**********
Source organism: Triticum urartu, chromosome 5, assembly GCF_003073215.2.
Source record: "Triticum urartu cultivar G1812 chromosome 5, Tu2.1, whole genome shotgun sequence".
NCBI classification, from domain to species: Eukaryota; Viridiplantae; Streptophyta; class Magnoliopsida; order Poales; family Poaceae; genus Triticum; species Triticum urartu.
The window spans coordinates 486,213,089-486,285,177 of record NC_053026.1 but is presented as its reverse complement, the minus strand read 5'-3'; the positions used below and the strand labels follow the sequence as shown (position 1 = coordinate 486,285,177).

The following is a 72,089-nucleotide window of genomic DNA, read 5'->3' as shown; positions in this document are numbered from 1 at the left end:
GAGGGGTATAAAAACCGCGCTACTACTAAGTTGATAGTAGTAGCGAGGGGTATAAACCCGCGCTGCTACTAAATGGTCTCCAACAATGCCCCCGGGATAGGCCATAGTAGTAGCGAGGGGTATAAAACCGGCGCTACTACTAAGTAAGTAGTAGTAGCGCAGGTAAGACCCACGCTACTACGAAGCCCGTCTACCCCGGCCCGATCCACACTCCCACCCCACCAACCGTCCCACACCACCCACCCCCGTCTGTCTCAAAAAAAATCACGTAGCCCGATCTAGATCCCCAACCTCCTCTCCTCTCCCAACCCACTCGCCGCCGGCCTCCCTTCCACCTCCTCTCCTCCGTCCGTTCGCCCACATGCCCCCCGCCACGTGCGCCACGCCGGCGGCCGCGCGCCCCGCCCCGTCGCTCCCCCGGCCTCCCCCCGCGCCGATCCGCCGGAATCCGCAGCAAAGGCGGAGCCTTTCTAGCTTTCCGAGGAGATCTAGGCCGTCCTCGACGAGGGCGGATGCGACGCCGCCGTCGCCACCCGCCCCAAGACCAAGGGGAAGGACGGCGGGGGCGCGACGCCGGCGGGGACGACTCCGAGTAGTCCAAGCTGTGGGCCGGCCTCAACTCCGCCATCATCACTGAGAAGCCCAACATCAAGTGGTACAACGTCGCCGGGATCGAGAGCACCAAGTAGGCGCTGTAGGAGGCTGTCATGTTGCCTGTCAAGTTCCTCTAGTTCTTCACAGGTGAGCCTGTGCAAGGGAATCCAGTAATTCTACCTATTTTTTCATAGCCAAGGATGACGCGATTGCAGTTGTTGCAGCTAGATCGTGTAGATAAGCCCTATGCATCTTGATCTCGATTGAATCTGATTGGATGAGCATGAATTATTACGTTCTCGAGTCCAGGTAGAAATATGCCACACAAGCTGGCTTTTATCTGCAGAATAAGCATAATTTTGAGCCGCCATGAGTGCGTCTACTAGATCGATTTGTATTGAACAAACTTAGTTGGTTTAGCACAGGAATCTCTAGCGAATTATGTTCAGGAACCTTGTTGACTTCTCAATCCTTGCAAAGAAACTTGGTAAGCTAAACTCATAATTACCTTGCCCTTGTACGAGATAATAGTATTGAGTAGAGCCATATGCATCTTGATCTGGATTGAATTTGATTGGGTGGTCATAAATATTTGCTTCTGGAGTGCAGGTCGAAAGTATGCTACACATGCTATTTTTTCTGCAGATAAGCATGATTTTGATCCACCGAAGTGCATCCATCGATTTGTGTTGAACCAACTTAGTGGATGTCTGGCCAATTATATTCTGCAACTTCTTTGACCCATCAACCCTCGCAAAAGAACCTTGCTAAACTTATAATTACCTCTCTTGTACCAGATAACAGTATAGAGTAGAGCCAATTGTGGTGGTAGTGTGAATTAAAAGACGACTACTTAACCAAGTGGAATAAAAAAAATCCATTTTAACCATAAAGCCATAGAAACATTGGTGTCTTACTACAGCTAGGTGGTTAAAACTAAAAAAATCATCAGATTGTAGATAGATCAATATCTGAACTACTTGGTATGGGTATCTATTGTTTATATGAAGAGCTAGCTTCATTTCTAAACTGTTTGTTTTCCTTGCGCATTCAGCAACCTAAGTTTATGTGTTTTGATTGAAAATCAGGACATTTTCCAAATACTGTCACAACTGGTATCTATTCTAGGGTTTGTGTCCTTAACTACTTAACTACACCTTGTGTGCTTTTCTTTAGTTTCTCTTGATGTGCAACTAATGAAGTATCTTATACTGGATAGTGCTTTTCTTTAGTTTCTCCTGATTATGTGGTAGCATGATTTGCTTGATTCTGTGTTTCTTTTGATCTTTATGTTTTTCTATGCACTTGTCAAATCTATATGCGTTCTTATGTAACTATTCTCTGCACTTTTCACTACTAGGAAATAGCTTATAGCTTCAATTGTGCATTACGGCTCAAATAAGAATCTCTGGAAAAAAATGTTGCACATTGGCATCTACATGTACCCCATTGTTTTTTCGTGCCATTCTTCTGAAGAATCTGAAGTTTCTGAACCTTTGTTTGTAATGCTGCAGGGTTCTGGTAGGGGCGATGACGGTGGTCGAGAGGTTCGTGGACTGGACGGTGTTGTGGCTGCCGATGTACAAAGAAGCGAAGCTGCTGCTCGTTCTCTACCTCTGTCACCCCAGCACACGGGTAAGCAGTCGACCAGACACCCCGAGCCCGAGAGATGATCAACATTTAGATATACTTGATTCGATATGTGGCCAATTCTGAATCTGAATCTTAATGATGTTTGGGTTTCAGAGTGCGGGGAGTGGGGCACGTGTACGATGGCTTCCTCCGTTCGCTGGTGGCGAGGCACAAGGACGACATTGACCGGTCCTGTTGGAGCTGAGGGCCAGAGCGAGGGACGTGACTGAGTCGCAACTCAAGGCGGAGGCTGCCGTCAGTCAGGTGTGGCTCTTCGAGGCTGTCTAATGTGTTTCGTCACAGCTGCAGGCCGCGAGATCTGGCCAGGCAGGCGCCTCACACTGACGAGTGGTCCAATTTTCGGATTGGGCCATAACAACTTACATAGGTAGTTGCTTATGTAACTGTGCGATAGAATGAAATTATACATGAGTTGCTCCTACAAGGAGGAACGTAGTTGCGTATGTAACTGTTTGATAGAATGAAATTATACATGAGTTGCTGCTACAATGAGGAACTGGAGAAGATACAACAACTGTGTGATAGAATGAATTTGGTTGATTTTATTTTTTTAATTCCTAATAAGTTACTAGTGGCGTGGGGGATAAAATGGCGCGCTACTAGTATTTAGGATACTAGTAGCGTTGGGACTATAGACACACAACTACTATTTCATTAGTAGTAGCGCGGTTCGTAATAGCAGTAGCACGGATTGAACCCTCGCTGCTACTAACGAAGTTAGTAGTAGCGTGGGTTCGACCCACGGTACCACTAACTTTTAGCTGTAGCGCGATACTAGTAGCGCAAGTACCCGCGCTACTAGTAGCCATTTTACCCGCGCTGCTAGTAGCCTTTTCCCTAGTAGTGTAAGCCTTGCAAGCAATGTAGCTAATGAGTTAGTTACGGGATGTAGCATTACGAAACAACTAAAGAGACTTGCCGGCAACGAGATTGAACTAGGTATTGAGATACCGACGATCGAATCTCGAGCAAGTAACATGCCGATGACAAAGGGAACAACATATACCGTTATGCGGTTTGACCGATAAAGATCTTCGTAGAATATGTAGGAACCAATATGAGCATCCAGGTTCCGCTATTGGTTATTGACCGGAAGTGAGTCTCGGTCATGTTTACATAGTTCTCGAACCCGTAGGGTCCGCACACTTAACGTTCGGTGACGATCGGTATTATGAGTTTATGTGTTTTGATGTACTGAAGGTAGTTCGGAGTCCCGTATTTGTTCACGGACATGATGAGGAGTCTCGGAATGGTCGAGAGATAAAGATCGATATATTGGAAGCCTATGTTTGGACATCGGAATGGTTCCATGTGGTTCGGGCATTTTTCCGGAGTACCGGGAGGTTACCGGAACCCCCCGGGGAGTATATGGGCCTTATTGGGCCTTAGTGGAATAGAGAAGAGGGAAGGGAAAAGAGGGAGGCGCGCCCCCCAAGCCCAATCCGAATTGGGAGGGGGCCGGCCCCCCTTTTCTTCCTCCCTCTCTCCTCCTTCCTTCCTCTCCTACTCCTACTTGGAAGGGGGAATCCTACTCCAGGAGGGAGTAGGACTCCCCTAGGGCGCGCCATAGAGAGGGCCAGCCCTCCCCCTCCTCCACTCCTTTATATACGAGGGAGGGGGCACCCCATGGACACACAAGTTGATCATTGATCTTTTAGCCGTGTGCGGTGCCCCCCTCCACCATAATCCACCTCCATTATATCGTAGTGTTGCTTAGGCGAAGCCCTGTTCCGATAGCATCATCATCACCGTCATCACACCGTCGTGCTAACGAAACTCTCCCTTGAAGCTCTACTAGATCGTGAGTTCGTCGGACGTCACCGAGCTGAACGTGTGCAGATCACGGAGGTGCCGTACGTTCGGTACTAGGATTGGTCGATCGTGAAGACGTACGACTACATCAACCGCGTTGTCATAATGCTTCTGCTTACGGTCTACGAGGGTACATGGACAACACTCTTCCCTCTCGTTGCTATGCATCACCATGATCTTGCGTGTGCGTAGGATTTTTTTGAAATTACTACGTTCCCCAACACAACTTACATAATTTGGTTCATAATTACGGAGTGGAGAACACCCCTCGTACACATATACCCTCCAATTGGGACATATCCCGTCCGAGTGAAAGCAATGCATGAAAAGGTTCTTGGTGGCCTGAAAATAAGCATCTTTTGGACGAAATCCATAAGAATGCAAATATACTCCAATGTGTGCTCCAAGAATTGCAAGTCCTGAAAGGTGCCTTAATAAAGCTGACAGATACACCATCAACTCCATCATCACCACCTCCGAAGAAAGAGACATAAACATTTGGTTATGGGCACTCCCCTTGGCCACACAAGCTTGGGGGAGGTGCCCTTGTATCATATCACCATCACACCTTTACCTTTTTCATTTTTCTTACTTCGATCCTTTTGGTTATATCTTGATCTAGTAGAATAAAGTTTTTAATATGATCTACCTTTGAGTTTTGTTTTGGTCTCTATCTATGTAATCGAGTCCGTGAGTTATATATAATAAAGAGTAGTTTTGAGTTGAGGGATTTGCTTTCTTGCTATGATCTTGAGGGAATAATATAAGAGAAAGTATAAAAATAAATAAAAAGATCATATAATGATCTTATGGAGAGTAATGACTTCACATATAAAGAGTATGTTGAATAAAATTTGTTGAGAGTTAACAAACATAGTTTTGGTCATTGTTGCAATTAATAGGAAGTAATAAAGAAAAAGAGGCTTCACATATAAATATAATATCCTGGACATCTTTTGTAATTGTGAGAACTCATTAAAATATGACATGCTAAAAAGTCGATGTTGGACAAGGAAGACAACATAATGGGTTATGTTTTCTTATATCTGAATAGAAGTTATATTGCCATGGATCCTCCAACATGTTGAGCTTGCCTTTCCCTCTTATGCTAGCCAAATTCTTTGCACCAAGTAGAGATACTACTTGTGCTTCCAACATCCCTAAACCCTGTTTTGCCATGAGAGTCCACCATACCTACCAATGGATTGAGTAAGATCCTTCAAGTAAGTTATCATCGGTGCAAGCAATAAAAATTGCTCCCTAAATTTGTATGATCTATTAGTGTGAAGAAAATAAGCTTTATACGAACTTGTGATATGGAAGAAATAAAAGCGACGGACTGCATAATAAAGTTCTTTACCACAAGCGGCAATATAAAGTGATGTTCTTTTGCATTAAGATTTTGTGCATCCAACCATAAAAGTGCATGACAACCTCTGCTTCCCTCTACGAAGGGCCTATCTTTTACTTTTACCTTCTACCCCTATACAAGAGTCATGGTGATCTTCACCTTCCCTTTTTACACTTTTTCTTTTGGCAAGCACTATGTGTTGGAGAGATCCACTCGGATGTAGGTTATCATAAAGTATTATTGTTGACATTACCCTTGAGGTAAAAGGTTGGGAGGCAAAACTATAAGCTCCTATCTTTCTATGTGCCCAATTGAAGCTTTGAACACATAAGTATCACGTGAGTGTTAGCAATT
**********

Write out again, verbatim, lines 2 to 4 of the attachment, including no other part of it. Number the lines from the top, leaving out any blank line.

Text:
Source record: "Triticum urartu cultivar G1812 chromosome 5, Tu2.1, whole genome shotgun sequence".
NCBI classification, from domain to species: Eukaryota; Viridiplantae; Streptophyta; class Magnoliopsida; order Poales; family Poaceae; genus Triticum; species Triticum urartu.
The window spans coordinates 486,213,089-486,285,177 of record NC_053026.1 but is presented as its reverse complement, the minus strand read 5'-3'; the positions used below and the strand labels follow the sequence as shown (position 1 = coordinate 486,285,177).